Faith schools are often perceived as restricting students’ autonomy through inculcating a single religious ideology and compelling participation in collective worship. Based on interviews and focus groups with parents, students and senior staff, this article investigates how England’s one pluralist Jewish secondary school has, in contrast, attempted to accommodate various forms of Jewish practice and facilitate students’ agency to determine their Jewish identities as desired. It reveals that students enjoy opportunities to actively negotiate Judaism, but that their autonomy is not without limits, and issues inherent to pluralism exist in executing an ethos accommodative of diverse, personalized expressions of Jewishness.
Critics of faith schools regularly argue that these institutions restrict students’ autonomy by compelling them to adhere to particular religious practices and behaviors. However, as this article has demonstrated, some faith schools may actively promote the concept of autonomy and encourage students to find personal meaning in faith, rather than resorting to singular ideologies and notions of appropriate religious practice. Through its analysis of the ways in which diverse conceptualizations of Jewishness are accommodated at England’s only pluralist Jewish secondary school, JCoSS, this article has revealed how a pluralist ethos can act to both enable and constrain individual autonomy. Parents and students favored JCoSS’ provision of a range of religious services and its distinctive approach to Jewish education, which encourages students to actively question and negotiate their relationship with Judaism, rather than imposing a dominant conceptualization of ‘Jewishness,’ as deemed to occur in other Jewish schools. By catering in this way, JCoSS was viewed as a highly inclusive faith school environment, reinforcing its popularity amongst Jewish parents who would be unlikely to send their children to more stringent Orthodox Jewish schools.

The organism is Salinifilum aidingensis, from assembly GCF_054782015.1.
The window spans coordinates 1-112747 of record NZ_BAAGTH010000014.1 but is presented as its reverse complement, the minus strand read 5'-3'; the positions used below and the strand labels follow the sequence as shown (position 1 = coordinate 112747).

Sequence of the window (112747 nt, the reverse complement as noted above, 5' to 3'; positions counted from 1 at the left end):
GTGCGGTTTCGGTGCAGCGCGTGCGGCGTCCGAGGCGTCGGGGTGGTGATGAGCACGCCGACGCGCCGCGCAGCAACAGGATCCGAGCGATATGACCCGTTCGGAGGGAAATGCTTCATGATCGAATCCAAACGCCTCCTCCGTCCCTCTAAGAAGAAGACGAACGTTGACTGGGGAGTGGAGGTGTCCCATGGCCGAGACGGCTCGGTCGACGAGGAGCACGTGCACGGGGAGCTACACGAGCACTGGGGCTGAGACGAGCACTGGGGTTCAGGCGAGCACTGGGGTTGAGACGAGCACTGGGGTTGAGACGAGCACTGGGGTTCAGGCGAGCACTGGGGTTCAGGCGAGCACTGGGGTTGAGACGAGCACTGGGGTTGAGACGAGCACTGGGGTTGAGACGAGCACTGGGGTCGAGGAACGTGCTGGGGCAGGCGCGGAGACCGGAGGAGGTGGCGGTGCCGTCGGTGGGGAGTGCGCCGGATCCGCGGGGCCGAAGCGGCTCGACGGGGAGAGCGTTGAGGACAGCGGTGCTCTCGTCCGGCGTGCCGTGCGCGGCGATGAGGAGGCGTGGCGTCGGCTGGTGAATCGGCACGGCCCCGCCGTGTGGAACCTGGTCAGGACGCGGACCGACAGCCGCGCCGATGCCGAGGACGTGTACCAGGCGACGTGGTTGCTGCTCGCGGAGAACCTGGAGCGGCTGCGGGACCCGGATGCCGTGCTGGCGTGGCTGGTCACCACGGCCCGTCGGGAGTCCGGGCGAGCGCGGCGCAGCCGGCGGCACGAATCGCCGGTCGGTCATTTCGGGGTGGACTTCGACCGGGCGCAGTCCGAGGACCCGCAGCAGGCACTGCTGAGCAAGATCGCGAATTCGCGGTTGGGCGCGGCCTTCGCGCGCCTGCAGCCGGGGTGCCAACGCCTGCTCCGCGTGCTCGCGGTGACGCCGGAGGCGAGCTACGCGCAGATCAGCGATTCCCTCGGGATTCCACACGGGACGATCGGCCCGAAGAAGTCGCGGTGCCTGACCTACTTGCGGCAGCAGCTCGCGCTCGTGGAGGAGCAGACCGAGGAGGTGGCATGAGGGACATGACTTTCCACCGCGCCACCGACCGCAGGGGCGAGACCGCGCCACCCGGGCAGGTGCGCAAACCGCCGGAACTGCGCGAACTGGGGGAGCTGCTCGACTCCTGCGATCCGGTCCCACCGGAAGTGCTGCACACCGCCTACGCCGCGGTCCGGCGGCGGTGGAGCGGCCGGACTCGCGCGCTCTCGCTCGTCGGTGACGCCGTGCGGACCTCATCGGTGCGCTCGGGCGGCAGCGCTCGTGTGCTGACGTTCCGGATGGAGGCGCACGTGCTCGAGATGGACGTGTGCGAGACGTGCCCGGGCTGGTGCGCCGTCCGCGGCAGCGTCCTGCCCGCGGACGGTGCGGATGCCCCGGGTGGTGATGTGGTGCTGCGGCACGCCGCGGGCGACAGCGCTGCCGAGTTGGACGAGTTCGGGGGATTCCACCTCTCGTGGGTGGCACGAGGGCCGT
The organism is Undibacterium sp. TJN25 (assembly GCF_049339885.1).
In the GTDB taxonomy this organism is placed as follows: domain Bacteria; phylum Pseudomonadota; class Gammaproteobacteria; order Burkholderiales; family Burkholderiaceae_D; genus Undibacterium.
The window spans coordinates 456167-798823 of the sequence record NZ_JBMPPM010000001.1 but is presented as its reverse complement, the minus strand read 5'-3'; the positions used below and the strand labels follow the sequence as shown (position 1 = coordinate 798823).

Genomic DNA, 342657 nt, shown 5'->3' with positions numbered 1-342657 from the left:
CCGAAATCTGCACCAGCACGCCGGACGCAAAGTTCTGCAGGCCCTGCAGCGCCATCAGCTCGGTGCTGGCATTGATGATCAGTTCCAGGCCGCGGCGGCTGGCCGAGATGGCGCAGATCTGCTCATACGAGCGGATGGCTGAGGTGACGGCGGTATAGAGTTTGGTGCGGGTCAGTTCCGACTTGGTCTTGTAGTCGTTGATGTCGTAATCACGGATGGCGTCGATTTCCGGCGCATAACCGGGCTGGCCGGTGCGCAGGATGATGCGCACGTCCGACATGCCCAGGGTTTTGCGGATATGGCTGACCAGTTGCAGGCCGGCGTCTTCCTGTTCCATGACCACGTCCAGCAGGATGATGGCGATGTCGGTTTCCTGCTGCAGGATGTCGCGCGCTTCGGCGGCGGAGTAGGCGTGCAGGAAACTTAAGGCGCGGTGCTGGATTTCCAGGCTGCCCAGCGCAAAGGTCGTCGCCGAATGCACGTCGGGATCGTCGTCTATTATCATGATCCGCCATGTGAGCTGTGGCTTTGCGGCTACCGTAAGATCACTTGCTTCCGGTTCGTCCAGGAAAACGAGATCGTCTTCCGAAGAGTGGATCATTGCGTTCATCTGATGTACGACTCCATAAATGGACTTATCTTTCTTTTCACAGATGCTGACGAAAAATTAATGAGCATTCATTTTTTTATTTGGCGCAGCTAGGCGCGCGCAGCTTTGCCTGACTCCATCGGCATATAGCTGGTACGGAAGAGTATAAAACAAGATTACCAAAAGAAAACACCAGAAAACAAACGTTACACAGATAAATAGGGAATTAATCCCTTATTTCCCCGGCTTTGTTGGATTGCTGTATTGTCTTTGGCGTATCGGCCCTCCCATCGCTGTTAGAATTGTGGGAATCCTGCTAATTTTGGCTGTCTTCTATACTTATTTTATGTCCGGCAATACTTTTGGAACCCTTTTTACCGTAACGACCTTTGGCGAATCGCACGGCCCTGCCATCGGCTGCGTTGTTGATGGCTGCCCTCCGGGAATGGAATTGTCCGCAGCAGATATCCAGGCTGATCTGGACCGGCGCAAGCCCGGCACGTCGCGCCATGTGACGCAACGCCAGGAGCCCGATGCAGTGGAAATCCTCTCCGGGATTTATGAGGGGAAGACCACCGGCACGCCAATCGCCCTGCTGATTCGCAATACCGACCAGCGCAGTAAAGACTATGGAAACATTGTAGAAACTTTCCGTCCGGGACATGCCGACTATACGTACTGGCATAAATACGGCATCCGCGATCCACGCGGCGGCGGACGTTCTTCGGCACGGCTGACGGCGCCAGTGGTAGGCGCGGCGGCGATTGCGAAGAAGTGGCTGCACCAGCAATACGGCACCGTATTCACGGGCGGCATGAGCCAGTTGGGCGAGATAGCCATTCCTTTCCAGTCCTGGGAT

However, student autonomy was not unlimited. Some parents would constrain their children’s agency to define their participation in services, instead obligating them to adhere to their own notions of appropriate Jewish practice, especially where they perceived that the school’s affordance of student choice was excessive. Furthermore, a dominant ‘Progressive’ school culture was widely deemed to exist that discouraged students from participating in certain activities, lest they be perceived as operating outside of accepted boundaries of practice (or non-practice). The school’s policies toward Kashrut and chagim were also considered restrictive to personal expression amongst those who would not conventionally adhere to these traditional components of the Jewish faith. As such, the school’s pluralism engendered antithetical impulses: a concern that the school offers students too much autonomy (especially amongst those with a more concrete idea of how a Jewish identity should be practiced), and a concern that the school, as a by-product of its principled inclusiveness, cannot give students enough. The boundaries of acceptability differ for every individual, contingent on how extensively each’s preferred form of identification and practice (or indeed freedom from practice) is accommodated. In these ways, JCoSS’ very pluralism is subject to an inherent dilemma between inclusivity (of different expressions of Jewishness) and autonomy (as regards students’ freedom to express their Jewishness as desired). Intriguingly too, given the continued resistance to pluralist Judaism amongst members of the Orthodox community, it can be posited that JCoSS’ strict policies toward Kashrut and chagim are aimed at embracing those who do not in fact want to be included.